Smith: We have 140 active projects that we’re involved in and support, both from a people perspective and from a technology perspective. It ranges from hardware to working with our advanced technology solutions group to updating technology in the equipment that we manufacture. We take the same approach across GBS, and our aligned improvement areas allow for focused capabilities, skill building, and leveraging of subject matter expertise

Let’s talk about the norms, and especially the trends, that you see in both the HR and IT worlds. 

Smith: In HR, the norms we see are attracting, developing, and retaining talent, but also establishing a sound foundation for HR delivery—things like payroll, information systems, performance management, goal setting, coaching, and development. I think HR really plays a unique role as a gatekeeper for talent entry and advancement in the organization; we are the ones who decide who gets in, and we shouldn’t take that responsibility lightly.

As for IT, one of the messages I routinely deliver to our IT organization is it’s the only function that serves every employee every day. We’ve got this emerging workforce out there. So we want to make sure our jobs, especially in manufacturing, are attractive to those people entering the workforce. That presents an interesting opportunity for IT and HR to work together to design jobs that are rewarding and technologically challenging for the future workforce.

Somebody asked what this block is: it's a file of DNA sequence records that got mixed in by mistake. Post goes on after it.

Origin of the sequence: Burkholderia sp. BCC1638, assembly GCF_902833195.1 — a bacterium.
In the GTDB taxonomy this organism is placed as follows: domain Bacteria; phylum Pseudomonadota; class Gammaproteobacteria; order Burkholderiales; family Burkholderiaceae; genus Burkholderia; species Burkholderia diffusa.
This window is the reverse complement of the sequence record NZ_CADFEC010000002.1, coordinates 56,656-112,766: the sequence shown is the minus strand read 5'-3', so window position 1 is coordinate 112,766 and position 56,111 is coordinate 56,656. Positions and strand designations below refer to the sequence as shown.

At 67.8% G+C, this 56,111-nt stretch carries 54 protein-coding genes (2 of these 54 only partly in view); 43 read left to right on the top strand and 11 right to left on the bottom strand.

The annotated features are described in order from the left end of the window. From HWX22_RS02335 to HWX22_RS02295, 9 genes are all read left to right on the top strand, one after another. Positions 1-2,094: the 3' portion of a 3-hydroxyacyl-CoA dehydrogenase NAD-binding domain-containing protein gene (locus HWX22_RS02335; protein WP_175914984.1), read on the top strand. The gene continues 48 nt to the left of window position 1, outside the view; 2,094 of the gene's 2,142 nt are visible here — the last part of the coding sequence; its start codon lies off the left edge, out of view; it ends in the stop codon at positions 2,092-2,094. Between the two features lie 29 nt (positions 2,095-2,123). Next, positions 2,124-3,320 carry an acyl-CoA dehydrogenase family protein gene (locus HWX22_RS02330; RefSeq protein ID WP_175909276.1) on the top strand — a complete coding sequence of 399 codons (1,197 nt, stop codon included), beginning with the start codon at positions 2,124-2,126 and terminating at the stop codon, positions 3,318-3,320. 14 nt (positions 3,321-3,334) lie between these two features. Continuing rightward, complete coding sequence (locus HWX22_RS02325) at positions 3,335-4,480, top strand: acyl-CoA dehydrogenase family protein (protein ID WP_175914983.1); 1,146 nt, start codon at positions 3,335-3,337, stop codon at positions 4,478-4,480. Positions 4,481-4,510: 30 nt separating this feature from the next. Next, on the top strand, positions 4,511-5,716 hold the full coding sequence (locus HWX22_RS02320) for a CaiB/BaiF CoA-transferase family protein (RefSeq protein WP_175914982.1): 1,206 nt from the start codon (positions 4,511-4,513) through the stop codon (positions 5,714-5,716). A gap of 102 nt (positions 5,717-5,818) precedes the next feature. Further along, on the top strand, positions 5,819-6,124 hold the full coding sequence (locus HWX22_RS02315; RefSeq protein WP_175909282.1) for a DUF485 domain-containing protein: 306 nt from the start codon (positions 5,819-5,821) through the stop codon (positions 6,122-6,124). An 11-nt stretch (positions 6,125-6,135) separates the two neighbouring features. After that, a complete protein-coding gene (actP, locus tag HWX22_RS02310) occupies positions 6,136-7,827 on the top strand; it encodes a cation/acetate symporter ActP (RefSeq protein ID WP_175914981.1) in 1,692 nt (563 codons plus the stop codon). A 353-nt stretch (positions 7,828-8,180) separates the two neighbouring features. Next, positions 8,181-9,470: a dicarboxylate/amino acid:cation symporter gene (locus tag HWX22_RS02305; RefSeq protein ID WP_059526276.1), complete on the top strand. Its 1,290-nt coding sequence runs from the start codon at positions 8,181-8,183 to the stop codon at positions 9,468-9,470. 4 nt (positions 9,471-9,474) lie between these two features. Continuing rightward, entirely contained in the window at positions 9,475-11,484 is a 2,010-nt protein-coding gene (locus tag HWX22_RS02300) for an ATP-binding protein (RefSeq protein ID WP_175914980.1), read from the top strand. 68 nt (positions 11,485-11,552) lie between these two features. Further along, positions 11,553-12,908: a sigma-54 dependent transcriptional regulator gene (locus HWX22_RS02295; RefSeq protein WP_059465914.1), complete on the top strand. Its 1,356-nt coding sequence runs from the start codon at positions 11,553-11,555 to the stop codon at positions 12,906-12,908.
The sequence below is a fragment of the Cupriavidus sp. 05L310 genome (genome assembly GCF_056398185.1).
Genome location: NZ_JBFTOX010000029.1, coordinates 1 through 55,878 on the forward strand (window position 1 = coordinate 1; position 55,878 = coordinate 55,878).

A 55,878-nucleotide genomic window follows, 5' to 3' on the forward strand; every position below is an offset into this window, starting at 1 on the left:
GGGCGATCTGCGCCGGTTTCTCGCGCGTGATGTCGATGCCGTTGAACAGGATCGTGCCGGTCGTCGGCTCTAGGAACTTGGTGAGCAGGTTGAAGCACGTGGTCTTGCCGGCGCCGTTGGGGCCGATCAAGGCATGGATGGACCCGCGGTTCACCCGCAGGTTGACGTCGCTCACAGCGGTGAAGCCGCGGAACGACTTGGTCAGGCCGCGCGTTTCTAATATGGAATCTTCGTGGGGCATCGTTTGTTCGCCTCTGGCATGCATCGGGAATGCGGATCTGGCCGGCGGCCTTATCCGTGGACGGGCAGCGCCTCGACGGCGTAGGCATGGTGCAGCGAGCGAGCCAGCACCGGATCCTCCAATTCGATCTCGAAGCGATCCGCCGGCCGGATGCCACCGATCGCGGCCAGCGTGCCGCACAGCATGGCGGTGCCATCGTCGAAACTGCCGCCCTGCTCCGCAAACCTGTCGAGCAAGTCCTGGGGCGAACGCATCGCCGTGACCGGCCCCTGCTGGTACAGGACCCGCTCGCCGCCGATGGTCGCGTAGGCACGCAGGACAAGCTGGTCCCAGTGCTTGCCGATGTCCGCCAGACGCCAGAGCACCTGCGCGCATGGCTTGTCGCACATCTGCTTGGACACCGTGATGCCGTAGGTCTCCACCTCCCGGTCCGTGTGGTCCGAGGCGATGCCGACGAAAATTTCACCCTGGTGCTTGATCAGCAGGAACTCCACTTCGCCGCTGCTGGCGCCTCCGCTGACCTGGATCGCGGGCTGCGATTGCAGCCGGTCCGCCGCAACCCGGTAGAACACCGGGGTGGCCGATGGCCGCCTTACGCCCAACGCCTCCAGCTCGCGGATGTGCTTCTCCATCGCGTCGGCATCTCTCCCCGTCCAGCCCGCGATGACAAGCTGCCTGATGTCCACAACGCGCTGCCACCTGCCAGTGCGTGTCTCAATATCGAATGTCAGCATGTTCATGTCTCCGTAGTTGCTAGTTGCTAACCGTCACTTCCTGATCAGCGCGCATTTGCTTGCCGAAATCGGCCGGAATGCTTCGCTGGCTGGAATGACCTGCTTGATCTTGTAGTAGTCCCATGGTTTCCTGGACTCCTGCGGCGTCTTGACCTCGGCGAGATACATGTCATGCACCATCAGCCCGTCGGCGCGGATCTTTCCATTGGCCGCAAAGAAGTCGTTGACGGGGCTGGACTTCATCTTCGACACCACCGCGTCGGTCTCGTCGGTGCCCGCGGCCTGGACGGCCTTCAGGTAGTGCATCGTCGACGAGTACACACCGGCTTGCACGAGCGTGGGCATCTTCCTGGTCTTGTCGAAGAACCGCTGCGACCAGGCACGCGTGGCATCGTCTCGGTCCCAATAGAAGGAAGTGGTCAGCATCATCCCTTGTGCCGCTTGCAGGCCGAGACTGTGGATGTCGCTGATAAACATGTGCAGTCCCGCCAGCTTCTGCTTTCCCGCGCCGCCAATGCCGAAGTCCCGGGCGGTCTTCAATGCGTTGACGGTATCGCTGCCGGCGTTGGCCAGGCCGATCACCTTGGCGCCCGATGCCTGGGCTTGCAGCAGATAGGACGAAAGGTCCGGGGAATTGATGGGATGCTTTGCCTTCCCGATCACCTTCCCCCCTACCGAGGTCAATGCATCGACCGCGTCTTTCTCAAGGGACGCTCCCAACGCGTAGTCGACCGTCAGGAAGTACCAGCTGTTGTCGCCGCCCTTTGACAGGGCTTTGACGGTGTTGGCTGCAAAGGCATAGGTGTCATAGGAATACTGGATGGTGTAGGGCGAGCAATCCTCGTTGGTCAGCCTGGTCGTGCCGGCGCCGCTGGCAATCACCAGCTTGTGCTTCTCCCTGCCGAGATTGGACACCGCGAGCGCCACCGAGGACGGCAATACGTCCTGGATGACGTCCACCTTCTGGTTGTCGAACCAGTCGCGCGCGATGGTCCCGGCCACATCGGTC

You seem to have gotten off to a very good start with this collaboration. Tell me a little more about your goals for it, and the progress you’ve made.

Smith: We’re working to improve service quality and productivity. Our plan is for that to help generate margin improvement and margin growth, but we also want to avoid groups setting up shadow IT or shadow HR teams because their needs aren’t being met.

If someone was to pick your brain to help decide whether or not this sort of move would be successful for their company, what would you tell them? 

Smith: It depends on the market; it depends on if you’re more centralized or decentralized. It’s having this common focus and this goal of supporting the business—that’s the end result. People say “Why is the person running HR taking on IT or shared services?” I don’t think it’s about having all the answers for running the functions, but asking the right questions.

What do you enjoy most about this consolidation on a day-to-day basis? What are the things that happen that tell you “this is what it was designed to do?”

Smith: That’s a really good question. It’s exciting, it’s fast-paced; I get to see lots of different views into the business now. It’s not only the people aspect, but what the technology needs are. And I think it helps me, on the HR side, knowing what that is. It’s just more of a multifaceted look into the business, and what those various needs are from a people, process, and technology standpoint.